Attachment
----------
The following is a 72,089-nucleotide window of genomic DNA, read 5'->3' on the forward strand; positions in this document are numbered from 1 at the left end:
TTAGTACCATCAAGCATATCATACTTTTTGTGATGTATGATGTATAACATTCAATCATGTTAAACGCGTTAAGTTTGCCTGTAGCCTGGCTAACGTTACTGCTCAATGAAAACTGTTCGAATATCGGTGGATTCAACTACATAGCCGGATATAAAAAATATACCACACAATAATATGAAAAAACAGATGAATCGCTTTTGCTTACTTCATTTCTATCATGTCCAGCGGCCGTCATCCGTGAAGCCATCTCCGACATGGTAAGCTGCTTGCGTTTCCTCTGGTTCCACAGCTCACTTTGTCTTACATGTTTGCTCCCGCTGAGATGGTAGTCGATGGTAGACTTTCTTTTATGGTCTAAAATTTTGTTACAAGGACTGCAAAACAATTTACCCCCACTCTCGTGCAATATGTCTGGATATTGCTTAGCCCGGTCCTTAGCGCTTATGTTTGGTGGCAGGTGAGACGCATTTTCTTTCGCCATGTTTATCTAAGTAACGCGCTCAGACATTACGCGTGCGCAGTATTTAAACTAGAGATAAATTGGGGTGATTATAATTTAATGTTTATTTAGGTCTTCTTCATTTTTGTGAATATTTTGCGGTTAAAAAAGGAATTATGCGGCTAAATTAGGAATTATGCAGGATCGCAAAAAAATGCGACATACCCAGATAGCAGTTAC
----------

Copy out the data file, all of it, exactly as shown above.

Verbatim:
The following is a 72,089-nucleotide window of genomic DNA, read 5'->3' on the forward strand; positions in this document are numbered from 1 at the left end:
TTAGTACCATCAAGCATATCATACTTTTTGTGATGTATGATGTATAACATTCAATCATGTTAAACGCGTTAAGTTTGCCTGTAGCCTGGCTAACGTTACTGCTCAATGAAAACTGTTCGAATATCGGTGGATTCAACTACATAGCCGGATATAAAAAATATACCACACAATAATATGAAAAAACAGATGAATCGCTTTTGCTTACTTCATTTCTATCATGTCCAGCGGCCGTCATCCGTGAAGCCATCTCCGACATGGTAAGCTGCTTGCGTTTCCTCTGGTTCCACAGCTCACTTTGTCTTACATGTTTGCTCCCGCTGAGATGGTAGTCGATGGTAGACTTTCTTTTATGGTCTAAAATTTTGTTACAAGGACTGCAAAACAATTTACCCCCACTCTCGTGCAATATGTCTGGATATTGCTTAGCCCGGTCCTTAGCGCTTATGTTTGGTGGCAGGTGAGACGCATTTTCTTTCGCCATGTTTATCTAAGTAACGCGCTCAGACATTACGCGTGCGCAGTATTTAAACTAGAGATAAATTGGGGTGATTATAATTTAATGTTTATTTAGGTCTTCTTCATTTTTGTGAATATTTTGCGGTTAAAAAAGGAATTATGCGGCTAAATTAGGAATTATGCAGGATCGCAAAAAAATGCGACATACCCAGATAGCAGTTAC